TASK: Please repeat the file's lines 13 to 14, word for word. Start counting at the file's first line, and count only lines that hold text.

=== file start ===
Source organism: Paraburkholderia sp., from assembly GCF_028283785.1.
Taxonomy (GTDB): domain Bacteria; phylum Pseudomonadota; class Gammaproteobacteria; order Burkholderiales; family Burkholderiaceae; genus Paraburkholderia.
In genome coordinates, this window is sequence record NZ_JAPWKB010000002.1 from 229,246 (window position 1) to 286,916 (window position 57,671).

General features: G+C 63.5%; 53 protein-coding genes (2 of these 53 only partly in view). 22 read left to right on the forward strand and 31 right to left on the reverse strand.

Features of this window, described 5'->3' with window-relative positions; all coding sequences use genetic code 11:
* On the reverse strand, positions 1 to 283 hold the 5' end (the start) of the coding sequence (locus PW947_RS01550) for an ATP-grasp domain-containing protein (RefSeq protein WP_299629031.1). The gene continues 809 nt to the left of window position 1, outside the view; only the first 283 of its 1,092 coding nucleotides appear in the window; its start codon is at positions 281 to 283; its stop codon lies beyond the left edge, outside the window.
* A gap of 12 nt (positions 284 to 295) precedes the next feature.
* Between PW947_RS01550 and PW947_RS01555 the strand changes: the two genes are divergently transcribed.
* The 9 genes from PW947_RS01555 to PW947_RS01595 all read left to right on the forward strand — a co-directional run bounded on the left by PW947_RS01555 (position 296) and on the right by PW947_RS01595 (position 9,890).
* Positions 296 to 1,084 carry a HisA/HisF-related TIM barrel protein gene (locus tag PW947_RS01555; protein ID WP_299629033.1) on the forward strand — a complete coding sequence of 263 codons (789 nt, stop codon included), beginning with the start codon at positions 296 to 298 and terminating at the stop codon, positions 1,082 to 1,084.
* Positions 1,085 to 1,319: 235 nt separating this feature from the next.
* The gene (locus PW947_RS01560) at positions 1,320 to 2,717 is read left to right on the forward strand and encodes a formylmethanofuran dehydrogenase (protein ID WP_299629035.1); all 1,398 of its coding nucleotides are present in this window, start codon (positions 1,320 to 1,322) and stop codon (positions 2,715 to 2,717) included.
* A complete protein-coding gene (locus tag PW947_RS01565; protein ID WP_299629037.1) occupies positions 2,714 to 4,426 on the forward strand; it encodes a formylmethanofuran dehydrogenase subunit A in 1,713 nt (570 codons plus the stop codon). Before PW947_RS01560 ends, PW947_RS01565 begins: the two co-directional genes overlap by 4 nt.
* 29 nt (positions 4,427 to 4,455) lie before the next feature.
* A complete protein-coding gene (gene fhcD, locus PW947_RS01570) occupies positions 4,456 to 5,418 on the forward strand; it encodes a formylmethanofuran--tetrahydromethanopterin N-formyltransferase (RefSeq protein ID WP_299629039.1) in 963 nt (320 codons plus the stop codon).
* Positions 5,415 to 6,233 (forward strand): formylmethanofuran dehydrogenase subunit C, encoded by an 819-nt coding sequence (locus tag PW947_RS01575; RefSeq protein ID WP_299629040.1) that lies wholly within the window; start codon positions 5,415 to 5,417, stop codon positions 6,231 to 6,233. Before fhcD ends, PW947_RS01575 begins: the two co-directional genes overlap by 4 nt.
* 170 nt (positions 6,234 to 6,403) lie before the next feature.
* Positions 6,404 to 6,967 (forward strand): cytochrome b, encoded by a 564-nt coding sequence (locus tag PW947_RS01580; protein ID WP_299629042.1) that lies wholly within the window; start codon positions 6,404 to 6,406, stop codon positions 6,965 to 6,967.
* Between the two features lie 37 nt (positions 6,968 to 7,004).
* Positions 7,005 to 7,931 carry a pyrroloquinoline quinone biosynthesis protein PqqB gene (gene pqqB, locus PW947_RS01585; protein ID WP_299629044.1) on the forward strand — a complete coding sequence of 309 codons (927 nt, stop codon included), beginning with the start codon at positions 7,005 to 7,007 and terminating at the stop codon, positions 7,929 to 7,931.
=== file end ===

* A complete protein-coding gene (locus tag PW947_RS01565; protein ID WP_299629037.1) occupies positions 2,714 to 4,426 on the forward strand; it encodes a formylmethanofuran dehydrogenase subunit A in 1,713 nt (570 codons plus the stop codon). Before PW947_RS01560 ends, PW947_RS01565 begins: the two co-directional genes overlap by 4 nt.
* 29 nt (positions 4,427 to 4,455) lie before the next feature.